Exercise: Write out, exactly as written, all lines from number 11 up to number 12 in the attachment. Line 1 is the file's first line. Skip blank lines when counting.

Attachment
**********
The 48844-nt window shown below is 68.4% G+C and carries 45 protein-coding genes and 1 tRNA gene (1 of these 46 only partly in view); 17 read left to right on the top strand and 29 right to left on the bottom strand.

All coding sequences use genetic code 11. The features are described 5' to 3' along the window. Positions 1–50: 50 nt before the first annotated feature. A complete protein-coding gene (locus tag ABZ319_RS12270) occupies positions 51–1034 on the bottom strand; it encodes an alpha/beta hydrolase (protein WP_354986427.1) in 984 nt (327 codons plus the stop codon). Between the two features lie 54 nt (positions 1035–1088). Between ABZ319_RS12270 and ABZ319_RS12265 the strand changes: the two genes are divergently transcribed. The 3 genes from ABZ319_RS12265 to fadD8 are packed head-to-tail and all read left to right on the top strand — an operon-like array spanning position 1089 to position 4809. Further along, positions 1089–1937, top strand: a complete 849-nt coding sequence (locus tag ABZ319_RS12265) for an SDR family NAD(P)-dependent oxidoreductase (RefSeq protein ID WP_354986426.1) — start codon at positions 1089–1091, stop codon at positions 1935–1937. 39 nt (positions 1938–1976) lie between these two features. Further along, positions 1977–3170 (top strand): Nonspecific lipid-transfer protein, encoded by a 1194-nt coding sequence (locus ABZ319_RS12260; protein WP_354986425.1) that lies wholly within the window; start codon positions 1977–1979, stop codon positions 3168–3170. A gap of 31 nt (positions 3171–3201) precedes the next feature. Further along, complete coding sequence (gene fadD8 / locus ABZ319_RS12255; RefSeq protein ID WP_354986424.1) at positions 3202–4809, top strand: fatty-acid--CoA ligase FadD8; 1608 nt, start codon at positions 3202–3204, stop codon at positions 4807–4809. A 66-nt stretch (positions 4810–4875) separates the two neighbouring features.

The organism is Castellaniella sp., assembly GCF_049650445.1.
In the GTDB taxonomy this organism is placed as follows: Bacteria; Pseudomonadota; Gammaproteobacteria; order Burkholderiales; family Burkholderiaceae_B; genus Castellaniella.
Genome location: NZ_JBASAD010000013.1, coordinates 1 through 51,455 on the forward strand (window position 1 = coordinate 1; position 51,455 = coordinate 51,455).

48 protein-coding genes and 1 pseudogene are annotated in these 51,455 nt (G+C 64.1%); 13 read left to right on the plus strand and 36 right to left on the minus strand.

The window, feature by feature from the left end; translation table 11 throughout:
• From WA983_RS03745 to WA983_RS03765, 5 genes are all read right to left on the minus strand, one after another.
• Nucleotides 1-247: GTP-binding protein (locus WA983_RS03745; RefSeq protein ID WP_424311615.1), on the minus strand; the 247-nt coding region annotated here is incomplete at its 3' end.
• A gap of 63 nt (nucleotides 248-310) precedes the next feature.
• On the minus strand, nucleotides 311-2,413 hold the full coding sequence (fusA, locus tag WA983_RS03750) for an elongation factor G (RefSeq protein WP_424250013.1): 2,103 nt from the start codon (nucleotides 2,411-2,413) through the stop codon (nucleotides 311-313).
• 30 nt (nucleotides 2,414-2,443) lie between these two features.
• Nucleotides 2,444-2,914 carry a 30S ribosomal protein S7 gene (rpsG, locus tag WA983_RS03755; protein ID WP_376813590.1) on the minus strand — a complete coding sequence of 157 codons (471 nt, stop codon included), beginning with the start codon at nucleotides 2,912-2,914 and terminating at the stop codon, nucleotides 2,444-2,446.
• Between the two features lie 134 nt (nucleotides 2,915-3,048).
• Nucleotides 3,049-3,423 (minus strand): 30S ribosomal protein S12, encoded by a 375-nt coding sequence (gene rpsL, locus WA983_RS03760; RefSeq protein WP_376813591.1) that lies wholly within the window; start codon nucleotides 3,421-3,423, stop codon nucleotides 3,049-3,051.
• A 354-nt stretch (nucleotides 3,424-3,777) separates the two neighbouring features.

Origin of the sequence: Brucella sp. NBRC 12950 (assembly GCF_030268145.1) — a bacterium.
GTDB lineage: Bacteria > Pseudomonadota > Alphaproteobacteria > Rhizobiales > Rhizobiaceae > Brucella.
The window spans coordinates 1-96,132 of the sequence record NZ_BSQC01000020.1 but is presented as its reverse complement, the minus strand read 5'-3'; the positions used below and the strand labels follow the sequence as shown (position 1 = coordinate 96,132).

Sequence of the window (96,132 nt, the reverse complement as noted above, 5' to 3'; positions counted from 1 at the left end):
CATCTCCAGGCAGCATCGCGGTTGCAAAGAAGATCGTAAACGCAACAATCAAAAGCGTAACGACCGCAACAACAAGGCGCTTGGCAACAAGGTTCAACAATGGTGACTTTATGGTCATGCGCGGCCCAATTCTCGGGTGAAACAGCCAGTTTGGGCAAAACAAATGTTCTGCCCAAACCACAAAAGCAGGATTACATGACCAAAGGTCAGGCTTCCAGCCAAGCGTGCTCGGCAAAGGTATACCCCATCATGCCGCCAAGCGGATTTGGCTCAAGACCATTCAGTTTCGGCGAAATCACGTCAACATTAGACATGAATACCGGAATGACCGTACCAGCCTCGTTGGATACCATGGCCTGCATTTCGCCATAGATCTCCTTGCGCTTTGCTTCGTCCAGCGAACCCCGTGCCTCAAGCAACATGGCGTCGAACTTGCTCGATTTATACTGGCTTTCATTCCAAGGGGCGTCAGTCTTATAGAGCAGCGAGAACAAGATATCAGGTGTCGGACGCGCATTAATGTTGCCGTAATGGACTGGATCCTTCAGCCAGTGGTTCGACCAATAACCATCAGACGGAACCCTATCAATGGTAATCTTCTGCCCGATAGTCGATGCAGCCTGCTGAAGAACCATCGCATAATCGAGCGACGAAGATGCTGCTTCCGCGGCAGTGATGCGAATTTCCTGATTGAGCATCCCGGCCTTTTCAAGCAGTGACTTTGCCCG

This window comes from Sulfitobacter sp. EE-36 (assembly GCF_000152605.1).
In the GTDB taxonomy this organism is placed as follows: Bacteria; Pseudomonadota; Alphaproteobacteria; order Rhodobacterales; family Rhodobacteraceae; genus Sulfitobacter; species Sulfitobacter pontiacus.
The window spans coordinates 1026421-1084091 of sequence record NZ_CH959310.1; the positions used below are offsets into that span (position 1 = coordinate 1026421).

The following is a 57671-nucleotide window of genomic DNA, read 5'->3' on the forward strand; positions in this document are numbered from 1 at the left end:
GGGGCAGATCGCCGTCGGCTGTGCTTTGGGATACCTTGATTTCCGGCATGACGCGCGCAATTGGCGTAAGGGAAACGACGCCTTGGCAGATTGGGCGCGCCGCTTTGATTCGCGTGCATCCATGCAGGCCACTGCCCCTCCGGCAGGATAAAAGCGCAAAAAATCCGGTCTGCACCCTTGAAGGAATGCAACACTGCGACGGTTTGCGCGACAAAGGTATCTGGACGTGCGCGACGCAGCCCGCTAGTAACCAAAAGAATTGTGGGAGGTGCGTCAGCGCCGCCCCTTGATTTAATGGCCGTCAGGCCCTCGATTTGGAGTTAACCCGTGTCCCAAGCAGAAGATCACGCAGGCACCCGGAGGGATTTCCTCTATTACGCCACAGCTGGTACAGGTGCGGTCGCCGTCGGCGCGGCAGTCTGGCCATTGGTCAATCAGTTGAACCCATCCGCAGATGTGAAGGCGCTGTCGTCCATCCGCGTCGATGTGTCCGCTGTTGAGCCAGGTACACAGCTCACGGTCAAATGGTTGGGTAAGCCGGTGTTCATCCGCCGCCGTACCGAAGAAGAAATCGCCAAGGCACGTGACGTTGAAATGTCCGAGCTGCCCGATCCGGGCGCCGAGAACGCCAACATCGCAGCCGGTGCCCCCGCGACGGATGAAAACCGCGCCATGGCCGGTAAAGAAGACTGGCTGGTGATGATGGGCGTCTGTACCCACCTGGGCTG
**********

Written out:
• On the minus strand, nucleotides 311-2,413 hold the full coding sequence (fusA, locus tag WA983_RS03750) for an elongation factor G (RefSeq protein WP_424250013.1): 2,103 nt from the start codon (nucleotides 2,411-2,413) through the stop codon (nucleotides 311-313).
• 30 nt (nucleotides 2,414-2,443) lie between these two features.